2 October, 2014
The Admiral was going through pictures yesterday, and came upon a couple that were taken of cenotaphs in the Bethel Seaman’s church in New Bedford. My bad, I didn’t tell you about these, so I digress. This church, made famous in a chapter of Melville’s epic novel, “Moby Dick”, lies in the center of the old town of New Bedford. The walls of the chapel are covered with cenotaphs dating back to the early 1800’s, purchased in honor of various sailors who had perished at sea. The church also functioned as a school for the many illiterate sailors, teaching readin’, ‘ritin’, and ‘rithmitic in a classroom in the basement.
Okay, so we were tied up at the marina next to the Golden Nugget casino by 1320, and on the trolley to town by 1400, after giving the Girl a quick freshwater rinsedown. Even though it took 20 minutes travel a couple of miles, it was a smart decision, as it was not a pedestrian-friendly walk. The boardwalk made for a fun stroll. Even though it was off-season, there was plenty of fodder for people watching. Plenty of tattoo/body piercing parlors, T shirt shops, and psychic readers for those so inclined. Dinner at the Asian restaurant in the Golden Nugget, we sit at the bar to get some local knowledge. One of Trump’s places closed down last month, and his Taj Mahal will close in November. The Revel, built at a cost of $2.9 billion in 2012 is closed, and the high bid at current auction is $90 million (what is that? 5 cents on the dollar?). Showboat is also closed. The bartender says that’s 6,000 people out of work. This vision of a Vegas east doesn’t seem to be working out too well. Monday Night Football isn’t workin’ out too well either. My boys, the Pat’s are getting their clocks cleaned by the Chiefs. Looks like it’ll be a long season, as my college team is the Wolverines. At least the game was over by halftime, so I could go to bed early.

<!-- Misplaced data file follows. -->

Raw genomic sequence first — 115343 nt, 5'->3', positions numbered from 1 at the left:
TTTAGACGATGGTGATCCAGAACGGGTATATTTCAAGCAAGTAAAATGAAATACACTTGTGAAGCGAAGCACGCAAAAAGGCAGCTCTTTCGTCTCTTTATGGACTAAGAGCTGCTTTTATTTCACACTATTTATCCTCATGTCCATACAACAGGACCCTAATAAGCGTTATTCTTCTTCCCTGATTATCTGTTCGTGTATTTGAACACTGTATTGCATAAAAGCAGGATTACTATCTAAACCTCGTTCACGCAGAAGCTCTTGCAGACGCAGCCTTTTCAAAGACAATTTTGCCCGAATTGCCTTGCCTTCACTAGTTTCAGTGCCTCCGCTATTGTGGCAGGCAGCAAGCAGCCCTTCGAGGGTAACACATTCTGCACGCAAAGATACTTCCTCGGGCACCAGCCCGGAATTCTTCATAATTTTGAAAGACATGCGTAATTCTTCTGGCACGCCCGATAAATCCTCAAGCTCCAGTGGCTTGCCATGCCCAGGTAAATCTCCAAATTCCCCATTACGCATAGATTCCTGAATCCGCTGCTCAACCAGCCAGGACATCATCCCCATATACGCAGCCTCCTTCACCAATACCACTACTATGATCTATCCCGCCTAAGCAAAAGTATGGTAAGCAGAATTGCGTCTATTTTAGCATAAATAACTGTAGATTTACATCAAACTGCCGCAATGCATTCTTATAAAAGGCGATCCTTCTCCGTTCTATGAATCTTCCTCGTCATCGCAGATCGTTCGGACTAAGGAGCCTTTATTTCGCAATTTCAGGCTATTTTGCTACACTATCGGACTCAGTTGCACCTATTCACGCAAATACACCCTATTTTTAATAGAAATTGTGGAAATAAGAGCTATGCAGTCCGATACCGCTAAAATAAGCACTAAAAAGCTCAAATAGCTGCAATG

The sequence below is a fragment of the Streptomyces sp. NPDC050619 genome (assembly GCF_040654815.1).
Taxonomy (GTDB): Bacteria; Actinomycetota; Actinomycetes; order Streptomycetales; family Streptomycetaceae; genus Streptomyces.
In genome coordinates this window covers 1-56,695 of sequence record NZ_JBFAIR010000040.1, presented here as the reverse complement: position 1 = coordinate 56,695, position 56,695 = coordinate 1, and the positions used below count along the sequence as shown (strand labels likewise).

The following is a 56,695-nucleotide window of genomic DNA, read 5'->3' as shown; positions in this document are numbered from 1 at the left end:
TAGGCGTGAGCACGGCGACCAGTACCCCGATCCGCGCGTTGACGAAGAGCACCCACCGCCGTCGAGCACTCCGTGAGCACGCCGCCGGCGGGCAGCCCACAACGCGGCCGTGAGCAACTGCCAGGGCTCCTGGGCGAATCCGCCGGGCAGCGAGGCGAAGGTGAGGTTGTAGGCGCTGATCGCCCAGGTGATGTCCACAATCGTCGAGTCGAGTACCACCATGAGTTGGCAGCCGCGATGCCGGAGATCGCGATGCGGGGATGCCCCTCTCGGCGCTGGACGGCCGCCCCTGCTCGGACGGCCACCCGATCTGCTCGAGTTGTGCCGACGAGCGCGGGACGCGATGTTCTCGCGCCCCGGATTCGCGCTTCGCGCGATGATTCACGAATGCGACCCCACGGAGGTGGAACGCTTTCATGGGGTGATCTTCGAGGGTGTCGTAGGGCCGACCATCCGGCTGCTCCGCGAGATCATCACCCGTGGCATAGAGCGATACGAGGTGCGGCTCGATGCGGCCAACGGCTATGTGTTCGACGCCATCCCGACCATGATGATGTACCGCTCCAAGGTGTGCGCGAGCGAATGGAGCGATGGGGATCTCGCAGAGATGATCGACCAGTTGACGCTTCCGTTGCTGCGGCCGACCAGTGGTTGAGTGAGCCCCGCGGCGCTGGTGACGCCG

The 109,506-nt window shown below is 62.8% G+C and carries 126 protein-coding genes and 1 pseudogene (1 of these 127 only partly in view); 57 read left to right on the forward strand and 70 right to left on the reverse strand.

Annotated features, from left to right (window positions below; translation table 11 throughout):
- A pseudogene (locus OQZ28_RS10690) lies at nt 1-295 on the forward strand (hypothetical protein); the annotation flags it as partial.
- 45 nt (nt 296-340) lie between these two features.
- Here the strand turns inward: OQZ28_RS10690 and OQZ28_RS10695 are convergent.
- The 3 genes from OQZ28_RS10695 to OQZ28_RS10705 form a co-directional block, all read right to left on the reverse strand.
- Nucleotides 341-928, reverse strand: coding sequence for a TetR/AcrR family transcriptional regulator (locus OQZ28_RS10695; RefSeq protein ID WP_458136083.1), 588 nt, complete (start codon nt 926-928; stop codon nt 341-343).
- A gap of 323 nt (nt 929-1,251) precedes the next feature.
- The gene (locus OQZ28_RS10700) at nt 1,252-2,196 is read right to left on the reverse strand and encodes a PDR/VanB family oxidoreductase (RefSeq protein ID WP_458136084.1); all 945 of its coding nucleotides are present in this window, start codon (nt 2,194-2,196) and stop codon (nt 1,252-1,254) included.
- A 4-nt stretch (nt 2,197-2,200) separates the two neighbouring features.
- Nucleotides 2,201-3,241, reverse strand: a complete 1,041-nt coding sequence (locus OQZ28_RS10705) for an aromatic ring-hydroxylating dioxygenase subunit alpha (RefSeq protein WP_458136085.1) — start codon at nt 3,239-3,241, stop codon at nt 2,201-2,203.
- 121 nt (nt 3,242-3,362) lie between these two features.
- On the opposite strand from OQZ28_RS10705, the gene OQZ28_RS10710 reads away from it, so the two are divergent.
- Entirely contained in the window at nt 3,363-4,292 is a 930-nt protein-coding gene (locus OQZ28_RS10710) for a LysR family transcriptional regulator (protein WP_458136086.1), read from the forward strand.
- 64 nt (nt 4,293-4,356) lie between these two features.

Out of the harbor by 0700 on Tuesday morning and we are passed by a pod of dolphins heading north. The Admiral says it’s a sign that it’s going to be a great day. I’m thinkin’ a bad day on a boat is better than a good day on the dirt. Cape May at Utsch’s Marina. There are 2 newer marinas here, but we stayed at Utsch’s when we brough The Girl home 6 years ago and wanted to revisit. The weather was rainy and foggy then, but it’s gorgeous now. We’ve been draggin’ a line for a few of our runs, without a lot of luck. There are some charter fishing guys working on their boat down the way, so I cruise over to get some tips. They’re happy to show me some lures and give me some new tricks, and by the way, Utsch’s has a pretty good tackle shop, even though they always buy from a wholesaler. Over to the tackle shop, and yeah, there are a lot of pretty lures, rods, reels, and etc., but nobody is working there. After 15 minutes or so, an older gentleman comes in and can answer a few questions. Another fella comes in and is immediately brought in to the conversation. He doesn’t work here, but is happy to give us “fishing 101”. He won’t let us buy a lot of stuff, but handpicks some of his favorites (which happen to coincide with the charter guys). So he takes off, and the old guy tells us how lucky we were that Walt spent time with us, as he’s been fishing these parts since he was a kid, is a captain, and occasionally drives fishing charters. Yeah, and the old guy turns out to be Ernie Utsch-he owns the place. We walk a couple of miles into town, checking out the Victorian houses, many built in the early 1800’s along the way. Downtown has been turned into a pedestrian mall, and it looks like your typical touristy seaside village. On the way home, we spot another 48 Krogen (that we don’t recognize) in the marina next door-nobody home so we tuck one of our boat cards in their door. Dinner’s on an old, restored schooner-raw oysters and fresh steamed shrimp while overlooking the harbor-and on and on. During movie night on The Girl (Pirates of the Caribbean), Bill (other Krogen) calls. He and his wife, Lisa, just bought and renamed the boat in May of 2014. Since then, they brought her from Stuart, FL to Michigan where they live, then back down here. Doesn’t leave much time for smellin’ roses, but Bill’s work dictated the schedule. No worries, he has since ditched that particular ball and chain, as well as selling their home and most of their stuff-it’s just The Life for them from now on.